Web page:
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CMS has established a Dementia Care Resources page to provide information that was previously housed at the National Nursing Home Quality Improvement Campaign. Additional resources are available through the QIO program.
• The National Partnership & Identification of Late Adopters – Since 2011, the Centers for Medicare & Medicaid Services (CMS) has seen a reduction of 38.9 percent in long-stay nursing home residents who were receiving an antipsychotic medication. Despite the success of the National Partnership, CMS identified approximately 1,500 facilities that had not improved their antipsychotic medication utilization rates for long-stay nursing home residents, referred to as late adopters. In December 2017, CMS notified these facilities of this identification.
• Enforcement for A Segment of Non-Improving Late Adopters with Multiple Citations - As of January 2019, there are 235 late adopter nursing homes that have been cited for noncompliance with federal regulations related to unnecessary medications or psychotropic medications two or more times since January 1, 2016, and who have not shown improvement in their long-stay antipsychotic medication rates. If these facilities are determined not to be in substantial compliance with requirements for Chemical Restraints, Dementia Care, or Psychotropic Medications during a survey, they will be subject to enforcement remedies for such noncompliance.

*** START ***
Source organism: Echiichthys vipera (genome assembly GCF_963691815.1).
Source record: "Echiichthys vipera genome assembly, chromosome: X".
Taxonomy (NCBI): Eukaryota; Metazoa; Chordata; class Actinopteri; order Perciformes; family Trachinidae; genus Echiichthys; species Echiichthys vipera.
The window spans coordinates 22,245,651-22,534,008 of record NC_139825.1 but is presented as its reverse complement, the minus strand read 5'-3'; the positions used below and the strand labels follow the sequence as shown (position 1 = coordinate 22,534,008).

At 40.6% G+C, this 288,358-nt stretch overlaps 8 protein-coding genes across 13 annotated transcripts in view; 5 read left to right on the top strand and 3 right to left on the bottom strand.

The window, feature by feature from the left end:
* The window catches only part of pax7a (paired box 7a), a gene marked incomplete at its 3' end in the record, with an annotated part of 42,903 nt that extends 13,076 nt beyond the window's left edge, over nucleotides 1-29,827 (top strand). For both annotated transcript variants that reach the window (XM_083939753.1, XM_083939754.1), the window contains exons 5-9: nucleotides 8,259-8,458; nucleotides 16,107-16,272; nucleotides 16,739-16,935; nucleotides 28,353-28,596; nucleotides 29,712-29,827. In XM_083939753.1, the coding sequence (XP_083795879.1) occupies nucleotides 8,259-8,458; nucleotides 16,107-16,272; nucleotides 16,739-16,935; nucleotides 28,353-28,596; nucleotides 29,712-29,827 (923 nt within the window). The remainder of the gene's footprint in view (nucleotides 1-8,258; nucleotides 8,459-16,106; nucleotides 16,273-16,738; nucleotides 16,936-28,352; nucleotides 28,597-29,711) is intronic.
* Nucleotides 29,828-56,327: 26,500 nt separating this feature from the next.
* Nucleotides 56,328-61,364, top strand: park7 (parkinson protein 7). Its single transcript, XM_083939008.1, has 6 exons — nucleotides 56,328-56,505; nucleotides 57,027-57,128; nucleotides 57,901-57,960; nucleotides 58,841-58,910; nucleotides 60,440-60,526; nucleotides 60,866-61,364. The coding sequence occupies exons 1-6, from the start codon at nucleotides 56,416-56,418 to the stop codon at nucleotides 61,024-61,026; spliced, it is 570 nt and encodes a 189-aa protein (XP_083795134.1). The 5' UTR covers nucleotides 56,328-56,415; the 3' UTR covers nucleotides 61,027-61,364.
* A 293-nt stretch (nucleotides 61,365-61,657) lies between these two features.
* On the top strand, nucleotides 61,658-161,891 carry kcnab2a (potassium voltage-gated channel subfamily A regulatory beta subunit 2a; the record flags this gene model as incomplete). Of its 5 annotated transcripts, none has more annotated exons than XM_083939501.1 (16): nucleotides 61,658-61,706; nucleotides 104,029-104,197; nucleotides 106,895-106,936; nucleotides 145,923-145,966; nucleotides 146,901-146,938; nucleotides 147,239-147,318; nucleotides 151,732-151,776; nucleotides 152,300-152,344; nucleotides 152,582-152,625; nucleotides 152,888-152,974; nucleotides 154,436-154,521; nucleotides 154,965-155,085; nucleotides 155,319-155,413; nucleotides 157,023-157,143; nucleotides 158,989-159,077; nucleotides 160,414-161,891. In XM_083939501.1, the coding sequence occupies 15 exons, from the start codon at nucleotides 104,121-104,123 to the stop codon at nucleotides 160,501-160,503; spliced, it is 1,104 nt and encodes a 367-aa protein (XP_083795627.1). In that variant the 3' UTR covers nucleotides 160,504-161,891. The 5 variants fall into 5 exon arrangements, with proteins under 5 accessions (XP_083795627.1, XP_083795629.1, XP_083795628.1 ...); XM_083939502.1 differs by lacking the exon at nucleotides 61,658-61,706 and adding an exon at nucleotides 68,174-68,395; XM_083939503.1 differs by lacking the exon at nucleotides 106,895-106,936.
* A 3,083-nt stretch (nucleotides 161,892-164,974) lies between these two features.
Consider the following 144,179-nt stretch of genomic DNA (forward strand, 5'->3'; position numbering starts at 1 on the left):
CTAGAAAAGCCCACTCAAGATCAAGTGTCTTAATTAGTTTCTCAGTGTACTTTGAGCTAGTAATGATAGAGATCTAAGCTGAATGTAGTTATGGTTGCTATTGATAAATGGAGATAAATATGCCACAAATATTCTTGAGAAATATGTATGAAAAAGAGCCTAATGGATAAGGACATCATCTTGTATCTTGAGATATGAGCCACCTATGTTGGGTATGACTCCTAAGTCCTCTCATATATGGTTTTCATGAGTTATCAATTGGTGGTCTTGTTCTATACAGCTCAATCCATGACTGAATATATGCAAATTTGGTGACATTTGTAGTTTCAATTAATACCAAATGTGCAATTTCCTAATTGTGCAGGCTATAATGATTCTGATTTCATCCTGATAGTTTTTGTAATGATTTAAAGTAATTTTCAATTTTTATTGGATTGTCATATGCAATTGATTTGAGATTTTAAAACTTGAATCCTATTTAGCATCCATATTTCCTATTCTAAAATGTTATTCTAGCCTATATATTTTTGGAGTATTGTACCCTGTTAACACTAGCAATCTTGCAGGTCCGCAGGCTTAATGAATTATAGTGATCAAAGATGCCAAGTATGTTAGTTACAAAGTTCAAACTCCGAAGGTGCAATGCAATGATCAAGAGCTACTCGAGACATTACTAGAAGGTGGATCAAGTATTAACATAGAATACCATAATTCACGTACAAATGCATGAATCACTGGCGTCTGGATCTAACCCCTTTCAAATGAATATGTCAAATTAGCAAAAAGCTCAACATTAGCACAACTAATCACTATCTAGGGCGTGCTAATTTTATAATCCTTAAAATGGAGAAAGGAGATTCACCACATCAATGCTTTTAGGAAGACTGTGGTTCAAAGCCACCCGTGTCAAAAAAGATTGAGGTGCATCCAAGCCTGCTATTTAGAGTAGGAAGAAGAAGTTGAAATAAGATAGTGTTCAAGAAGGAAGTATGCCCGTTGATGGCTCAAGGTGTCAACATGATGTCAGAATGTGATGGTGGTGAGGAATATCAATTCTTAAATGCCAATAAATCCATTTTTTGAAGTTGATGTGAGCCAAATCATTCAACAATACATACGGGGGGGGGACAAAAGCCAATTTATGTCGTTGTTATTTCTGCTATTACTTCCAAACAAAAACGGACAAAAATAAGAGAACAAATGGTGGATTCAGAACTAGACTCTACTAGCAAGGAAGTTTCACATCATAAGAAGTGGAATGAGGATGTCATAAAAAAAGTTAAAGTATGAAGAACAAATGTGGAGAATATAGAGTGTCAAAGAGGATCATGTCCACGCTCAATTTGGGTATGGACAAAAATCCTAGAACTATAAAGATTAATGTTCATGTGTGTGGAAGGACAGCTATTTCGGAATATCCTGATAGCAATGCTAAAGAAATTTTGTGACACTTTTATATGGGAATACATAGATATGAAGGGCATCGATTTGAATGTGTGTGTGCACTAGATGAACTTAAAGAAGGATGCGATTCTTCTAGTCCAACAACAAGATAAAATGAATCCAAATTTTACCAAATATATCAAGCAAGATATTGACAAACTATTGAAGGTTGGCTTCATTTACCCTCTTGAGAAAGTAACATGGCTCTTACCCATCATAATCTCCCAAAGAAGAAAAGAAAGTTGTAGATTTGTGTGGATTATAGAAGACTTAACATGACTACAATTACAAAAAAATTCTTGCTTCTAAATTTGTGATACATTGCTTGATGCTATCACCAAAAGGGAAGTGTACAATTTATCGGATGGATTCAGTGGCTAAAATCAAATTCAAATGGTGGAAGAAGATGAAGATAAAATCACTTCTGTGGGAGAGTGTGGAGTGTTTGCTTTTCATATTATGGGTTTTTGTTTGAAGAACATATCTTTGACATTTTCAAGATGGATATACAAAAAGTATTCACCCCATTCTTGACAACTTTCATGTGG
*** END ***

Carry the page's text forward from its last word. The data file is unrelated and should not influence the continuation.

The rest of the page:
• Corporate Engagement - CMS is also looking for opportunities to engage with corporate chains that have significant numbers of nursing homes identified as late adopters.
Nursing homes across the United States routinely give antipsychotic drugs to residents with dementia to control their behavior, despite rules against the misuse of drugs as “chemical restraints,” Human Rights Watch said in a report and video released today. This abusive practice remains widespread, even though the use of antipsychotic drugs on older people with dementia is associated with a nearly doubled risk of death.
The 157-page report, “‘They Want Docile’: How Nursing Homes in the United States Overmedicate People with Dementia,” estimates that every week in US nursing facilities, more than 179,000 people, mostly older and living with dementia, are given antipsychotic drugs without an appropriate diagnosis. Facilities administer these drugs in many cases without obtaining informed consent from residents or their families.
The report is based on visits by Human Rights Watch researchers to more than 100 nursing facilities in six states and more than 300 interviews with people living in facilities, their families, staff, long-term care and disability experts, government officials, and advocates.
Tools that providers can use to prepare for the Focused Dementia Care Survey.
Version 2.2 includes change bundles to help nursing homes:
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